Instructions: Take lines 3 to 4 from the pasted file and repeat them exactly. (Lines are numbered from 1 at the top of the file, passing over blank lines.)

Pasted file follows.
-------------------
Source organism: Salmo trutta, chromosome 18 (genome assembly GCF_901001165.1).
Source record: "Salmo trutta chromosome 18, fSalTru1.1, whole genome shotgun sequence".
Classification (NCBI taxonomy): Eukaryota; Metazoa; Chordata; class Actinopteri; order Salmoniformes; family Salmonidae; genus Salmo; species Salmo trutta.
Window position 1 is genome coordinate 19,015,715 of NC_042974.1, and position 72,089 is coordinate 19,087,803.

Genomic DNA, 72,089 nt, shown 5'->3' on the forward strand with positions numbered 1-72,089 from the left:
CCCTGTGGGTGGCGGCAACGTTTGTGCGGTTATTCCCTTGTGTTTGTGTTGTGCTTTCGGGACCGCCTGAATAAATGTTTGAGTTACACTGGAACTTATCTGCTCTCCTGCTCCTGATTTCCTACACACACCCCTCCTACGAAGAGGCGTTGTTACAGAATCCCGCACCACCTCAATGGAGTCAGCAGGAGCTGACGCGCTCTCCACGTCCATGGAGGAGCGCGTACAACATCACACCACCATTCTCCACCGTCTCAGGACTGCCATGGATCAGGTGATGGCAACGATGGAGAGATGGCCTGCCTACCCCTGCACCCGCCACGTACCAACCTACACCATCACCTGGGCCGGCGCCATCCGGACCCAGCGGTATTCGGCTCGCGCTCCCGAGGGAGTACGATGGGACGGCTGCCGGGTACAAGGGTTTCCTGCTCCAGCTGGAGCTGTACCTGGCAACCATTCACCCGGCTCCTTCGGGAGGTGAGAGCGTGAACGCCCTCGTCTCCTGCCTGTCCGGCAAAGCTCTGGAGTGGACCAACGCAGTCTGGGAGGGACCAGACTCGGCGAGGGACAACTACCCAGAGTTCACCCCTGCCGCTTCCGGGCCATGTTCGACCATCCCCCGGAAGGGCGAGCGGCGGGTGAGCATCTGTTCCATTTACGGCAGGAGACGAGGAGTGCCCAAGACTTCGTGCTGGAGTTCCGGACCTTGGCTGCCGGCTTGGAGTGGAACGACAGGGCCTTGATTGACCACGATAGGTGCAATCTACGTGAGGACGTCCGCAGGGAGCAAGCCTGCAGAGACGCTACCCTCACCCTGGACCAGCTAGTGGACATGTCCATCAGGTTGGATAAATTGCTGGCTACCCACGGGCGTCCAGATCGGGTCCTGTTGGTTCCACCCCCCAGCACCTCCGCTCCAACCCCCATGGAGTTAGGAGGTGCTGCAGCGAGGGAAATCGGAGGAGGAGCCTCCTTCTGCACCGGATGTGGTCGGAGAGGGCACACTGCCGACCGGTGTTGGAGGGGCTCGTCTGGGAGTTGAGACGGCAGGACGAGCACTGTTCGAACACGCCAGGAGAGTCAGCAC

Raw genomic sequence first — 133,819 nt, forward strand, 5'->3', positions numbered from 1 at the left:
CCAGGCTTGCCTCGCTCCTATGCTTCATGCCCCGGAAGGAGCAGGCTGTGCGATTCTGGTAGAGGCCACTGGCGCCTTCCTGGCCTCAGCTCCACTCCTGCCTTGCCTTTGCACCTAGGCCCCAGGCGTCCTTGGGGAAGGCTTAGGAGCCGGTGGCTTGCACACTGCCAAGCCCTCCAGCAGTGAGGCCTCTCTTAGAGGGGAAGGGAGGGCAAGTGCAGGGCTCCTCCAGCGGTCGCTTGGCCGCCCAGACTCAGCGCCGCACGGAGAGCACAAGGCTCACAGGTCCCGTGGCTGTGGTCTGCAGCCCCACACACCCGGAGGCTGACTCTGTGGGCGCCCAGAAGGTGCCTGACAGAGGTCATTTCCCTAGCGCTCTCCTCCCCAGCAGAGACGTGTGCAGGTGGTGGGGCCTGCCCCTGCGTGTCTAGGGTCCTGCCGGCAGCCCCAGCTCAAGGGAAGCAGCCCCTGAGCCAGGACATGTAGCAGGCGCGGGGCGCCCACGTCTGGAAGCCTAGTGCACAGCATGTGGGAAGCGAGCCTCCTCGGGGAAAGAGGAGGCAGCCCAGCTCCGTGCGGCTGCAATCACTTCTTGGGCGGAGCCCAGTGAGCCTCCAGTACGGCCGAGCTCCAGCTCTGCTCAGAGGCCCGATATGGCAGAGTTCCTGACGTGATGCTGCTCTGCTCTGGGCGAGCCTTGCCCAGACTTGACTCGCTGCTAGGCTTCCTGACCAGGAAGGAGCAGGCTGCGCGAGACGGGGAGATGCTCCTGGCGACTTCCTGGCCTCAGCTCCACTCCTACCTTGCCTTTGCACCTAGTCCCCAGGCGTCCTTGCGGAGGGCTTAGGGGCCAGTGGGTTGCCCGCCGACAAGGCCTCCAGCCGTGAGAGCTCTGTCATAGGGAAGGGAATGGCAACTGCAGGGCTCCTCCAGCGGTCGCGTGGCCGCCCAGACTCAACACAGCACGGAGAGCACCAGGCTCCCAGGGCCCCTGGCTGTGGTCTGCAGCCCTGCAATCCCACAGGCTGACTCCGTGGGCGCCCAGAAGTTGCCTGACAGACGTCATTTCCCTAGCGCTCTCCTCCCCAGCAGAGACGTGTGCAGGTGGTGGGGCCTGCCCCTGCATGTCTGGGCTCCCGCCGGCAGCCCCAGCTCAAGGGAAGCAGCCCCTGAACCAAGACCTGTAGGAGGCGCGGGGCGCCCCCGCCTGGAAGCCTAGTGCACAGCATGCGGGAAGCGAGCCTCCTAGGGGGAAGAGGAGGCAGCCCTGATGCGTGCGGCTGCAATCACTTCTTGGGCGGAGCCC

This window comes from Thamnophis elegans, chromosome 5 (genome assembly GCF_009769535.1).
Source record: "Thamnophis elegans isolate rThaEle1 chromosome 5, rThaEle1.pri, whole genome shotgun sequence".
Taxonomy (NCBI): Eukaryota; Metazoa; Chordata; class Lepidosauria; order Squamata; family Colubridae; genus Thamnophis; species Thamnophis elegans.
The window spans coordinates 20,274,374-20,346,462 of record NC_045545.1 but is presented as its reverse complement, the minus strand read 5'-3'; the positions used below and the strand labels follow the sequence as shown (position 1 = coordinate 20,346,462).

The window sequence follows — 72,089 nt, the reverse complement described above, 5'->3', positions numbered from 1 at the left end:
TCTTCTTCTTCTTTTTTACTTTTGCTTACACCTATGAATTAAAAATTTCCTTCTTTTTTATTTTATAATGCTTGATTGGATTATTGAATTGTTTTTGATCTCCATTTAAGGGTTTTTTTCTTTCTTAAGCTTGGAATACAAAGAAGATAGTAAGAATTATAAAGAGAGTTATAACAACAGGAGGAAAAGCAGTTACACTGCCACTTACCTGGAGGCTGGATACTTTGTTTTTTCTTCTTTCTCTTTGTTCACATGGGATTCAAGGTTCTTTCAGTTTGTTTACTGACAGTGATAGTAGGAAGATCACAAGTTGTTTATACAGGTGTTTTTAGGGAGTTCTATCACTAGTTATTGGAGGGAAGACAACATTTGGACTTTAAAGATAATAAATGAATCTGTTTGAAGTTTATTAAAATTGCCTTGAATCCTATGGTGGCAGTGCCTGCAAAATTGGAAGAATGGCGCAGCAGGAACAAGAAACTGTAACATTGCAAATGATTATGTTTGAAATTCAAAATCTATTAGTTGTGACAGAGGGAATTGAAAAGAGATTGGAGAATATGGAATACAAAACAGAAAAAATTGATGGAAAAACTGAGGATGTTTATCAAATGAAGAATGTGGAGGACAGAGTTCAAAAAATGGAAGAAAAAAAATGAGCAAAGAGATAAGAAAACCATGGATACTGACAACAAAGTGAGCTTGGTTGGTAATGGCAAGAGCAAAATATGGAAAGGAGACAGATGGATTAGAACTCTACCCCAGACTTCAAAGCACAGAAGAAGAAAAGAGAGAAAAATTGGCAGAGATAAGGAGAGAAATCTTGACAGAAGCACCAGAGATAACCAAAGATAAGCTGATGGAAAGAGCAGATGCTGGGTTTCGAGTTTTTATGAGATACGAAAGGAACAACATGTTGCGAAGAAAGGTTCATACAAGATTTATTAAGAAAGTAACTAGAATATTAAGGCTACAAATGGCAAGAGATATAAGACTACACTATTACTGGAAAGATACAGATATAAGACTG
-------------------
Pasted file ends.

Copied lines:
Classification (NCBI taxonomy): Eukaryota; Metazoa; Chordata; class Actinopteri; order Salmoniformes; family Salmonidae; genus Salmo; species Salmo trutta.
Window position 1 is genome coordinate 19,015,715 of NC_042974.1, and position 72,089 is coordinate 19,087,803.